Mr President : Defender Of The Faith

8 11 2007

According to the last census there are 170 religions in Britain. Yet, instead of embracing this cultural diversity that makes us so unique in the world, we seem to want to remove any reference to religion and pretend it doesn’t exist. Forcing secularism onto people is no different to forcing them to convert to your faith. It smacks of Rousseau’s flawed social contract forcing us to be free.

We seem to labour under the idea that by “sanitizing” society from these religious and cultural differences, by becoming secular, we may discover what it is to be “British” and yet it is this multiculturalism that defines what modern Britain is all about. Our “Britishness” is (or perhaps was?) our willingness to accept people from all backgrounds. Americans are no less American for celebrating things like Cinco de Mayo, are they?

If we think this is how to avoid divisiveness in society we’re wrong. It is not religion that causes the divisiveness that leads to international terrorism but intolerance. Does it matter if this intolerance is by radical Islam or radical secularists/atheists? Hitler, though not an atheist as is often mistakenly stated, did desire a religiously neutral state, as did Stalin. In what way can we distinguish those Totalitarian secular states from the one we seem hellbent on building these days? The Economist put it well when they say:

Why has the public square become so fiercely contested? One reason is that both religious people and their secular opponents are getting more uppity: now that they are both choosing their beliefs, they are damned if they are going to let others boss them around. But in truth drawing a strict line between church and state has always proved enormously difficult.

Of course ridiculous things like suggesting Christmas should be “downgraded” to help race relations don’t help. I am of an ethnic background, raised in a minority religion, yet I celebrate Christmas every year and absolutely love it. Of course my celebrations are secular in nature but it doesn’t offend me to watch the Christian ceremonies on television during Christmas. Why should it? When I went to primary school (that’s from age 5 until 11 for our American cousins) I sang hymns in assembly.

Not only that but I was actually part of the choir because I had an excellent singing voice. I took part in nativity plays too. Neither my parents nor I had any issue with singing religious songs from another faith. My parents raised me to be tolerant of all faiths. Nor does having an Anglican Head of State, defender of the faith no less, offend me. It might be a good idea to have religious leaders of other faiths sit in the House of Lords for balance (they’d be an asset on issues like immigration and race relations) but it doesn’t offend me that they don’t. I don’t think Christmas or nativity plays offend Jews either. I hate to quote the Daily Mail but they make a point when they say:

Can you imagine the outrage if Christians in Muslim countries called for the downgrading of Eid, or for the Bible to have equal prominence to the Koran?

The glaring flaw in that argument, of course, is that it is not minorities demanding that Christmas be downgraded, but misguided members of the ethnic majority who seem to feel they need to do something to better integrate people (nevermind that we’ve been successfully integrating people for over 60 years). Naturally what’s good for the goose is good for the gander and this is used to justify banning religious symbols in schools. To be fair, the logic is sound, if you ban Christians from celebrating their faith, then all faiths must be treated equally. Yet I keep going back to the basis of this argument, why did we even go down the road of banning Christians from celebrating their faith.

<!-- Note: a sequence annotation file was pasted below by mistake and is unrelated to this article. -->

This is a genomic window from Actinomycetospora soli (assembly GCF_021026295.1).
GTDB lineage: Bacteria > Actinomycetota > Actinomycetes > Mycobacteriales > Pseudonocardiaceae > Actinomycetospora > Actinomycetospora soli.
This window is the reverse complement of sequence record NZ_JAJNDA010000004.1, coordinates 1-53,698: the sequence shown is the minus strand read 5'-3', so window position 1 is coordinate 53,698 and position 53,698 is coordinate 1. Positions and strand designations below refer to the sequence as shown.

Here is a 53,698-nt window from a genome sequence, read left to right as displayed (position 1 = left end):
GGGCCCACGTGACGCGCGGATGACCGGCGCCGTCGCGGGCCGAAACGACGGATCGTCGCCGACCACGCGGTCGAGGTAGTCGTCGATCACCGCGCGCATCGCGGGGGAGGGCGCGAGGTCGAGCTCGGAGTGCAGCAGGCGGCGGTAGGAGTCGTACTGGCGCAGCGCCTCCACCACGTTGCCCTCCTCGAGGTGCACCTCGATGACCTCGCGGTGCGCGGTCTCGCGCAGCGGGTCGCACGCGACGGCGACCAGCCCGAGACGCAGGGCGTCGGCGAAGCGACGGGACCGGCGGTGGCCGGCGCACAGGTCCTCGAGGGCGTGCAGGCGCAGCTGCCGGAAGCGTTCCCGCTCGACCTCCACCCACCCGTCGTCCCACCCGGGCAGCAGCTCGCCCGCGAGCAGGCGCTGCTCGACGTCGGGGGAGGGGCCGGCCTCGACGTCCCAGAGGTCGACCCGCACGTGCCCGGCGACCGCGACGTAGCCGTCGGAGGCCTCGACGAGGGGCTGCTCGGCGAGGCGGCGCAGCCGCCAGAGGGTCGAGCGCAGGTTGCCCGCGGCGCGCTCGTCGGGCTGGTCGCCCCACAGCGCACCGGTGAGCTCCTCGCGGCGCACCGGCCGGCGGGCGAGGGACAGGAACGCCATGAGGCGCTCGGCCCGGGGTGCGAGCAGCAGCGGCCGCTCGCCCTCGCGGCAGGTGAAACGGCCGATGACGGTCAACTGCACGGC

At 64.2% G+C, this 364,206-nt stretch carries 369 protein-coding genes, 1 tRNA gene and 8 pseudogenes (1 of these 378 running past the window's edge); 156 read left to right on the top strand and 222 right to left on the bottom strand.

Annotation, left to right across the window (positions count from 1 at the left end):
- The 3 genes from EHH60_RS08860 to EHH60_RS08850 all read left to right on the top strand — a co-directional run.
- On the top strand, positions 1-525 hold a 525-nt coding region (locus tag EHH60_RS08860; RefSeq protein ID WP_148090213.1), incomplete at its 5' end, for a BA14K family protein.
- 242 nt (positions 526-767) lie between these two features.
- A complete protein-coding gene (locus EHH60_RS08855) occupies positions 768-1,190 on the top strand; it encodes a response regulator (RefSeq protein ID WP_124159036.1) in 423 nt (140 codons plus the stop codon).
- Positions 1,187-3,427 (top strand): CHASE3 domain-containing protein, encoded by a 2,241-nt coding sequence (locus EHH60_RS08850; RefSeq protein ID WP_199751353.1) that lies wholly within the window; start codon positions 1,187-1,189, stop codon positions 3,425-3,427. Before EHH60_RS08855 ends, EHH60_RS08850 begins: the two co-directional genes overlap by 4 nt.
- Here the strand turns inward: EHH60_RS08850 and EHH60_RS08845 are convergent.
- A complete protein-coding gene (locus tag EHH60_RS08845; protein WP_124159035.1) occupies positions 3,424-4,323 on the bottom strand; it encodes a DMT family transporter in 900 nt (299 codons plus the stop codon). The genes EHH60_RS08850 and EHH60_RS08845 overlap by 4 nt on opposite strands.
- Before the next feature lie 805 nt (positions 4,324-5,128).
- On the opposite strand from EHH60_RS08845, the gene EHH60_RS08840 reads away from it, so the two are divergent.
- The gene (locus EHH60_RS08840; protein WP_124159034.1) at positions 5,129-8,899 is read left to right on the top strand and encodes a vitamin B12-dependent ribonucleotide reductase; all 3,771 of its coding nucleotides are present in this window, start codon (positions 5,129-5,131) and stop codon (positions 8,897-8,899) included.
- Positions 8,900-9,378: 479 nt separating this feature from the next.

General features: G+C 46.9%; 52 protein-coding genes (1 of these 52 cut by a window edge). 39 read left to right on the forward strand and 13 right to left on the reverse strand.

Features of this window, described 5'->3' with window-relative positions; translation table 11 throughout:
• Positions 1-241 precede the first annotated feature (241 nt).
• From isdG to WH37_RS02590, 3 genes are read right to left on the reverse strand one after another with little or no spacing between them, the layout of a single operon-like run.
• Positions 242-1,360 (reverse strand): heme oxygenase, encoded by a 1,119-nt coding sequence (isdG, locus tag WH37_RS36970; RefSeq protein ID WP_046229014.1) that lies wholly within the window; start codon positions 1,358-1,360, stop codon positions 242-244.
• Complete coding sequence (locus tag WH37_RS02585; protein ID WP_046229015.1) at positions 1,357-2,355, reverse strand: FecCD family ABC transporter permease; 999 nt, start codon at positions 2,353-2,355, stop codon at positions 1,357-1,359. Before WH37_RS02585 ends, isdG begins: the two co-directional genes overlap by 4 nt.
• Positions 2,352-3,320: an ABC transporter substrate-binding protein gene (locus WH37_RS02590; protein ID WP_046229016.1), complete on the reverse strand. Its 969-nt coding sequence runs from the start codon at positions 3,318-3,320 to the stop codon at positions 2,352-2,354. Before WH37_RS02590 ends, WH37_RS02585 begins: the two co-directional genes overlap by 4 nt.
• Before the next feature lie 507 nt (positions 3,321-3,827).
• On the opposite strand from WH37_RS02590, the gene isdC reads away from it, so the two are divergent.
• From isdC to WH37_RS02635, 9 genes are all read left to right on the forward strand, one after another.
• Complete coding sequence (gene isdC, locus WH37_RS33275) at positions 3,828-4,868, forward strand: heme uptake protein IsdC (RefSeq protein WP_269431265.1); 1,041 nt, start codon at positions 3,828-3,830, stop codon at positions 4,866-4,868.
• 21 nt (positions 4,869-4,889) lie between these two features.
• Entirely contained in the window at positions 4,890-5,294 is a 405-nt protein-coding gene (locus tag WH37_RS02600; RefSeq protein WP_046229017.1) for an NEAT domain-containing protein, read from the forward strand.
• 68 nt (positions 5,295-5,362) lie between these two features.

These political-correctness think-tanks are often made up of white middle-class men, and as such are they really representative of minorities? Not one person I know of from an ethnic background objects to Christmas, or to the fact that this is a Christian country and was when they emigrated here. All they ask is that they be given freedom to follow their own faith. A society where we live and let live, true multiculturalism at work.

Which brings me to immigration. Far be it from me to agree with the Daily Mail but discussing immigration is not racist, it’s a genuine problem when immigration causes a strain on public services. I think most people support those who migrate here to work hard and pay taxes to better this country but resent those that come simply to claim welfare (which I do too). A good idea might be to limit welfare payments to those born in this country. The unwillingness of politicians to discuss this problem for fear of “upsetting” minorities (many of whom I doubt would be all that offended) actually causes resentment amongst the white Christian majority, and understandably so.

It’s things like this that create an “us and them” mentality. I resent the idea that I am a “foreigner” and that this not my home, as suggested by the following quote from that Daily Mail article, and yet if we continue to refuse to discuss issues like immigration, multiculturalism and integration we risk such comments becoming the norm:

So despite the fact this is overwhelmingly a Christian country, our most celebrated religious festival must be diluted to make foreigners feel at home – in our home.

Some people argue that we are a Christian country, so only Christian symbols should be allowed in public places. At a time when seven out of ten Brits call themselves Christian but only one in ten actually goes to Church every Sunday does this really hold any weight? We’re told “but we’ve always been a Christian country” except we haven’t. Go back 1500 years and we were a country of heathen pagans. Interestingly enough we then became a Catholic country, and then 500 years ago we became a Protestant country. We seem to change our national faith with great regularity so the basis of the idea that Christianity ought be the only religion “allowed” in public places is flawed. The spirit of this being a Christian country was killed by Sunday trading laws.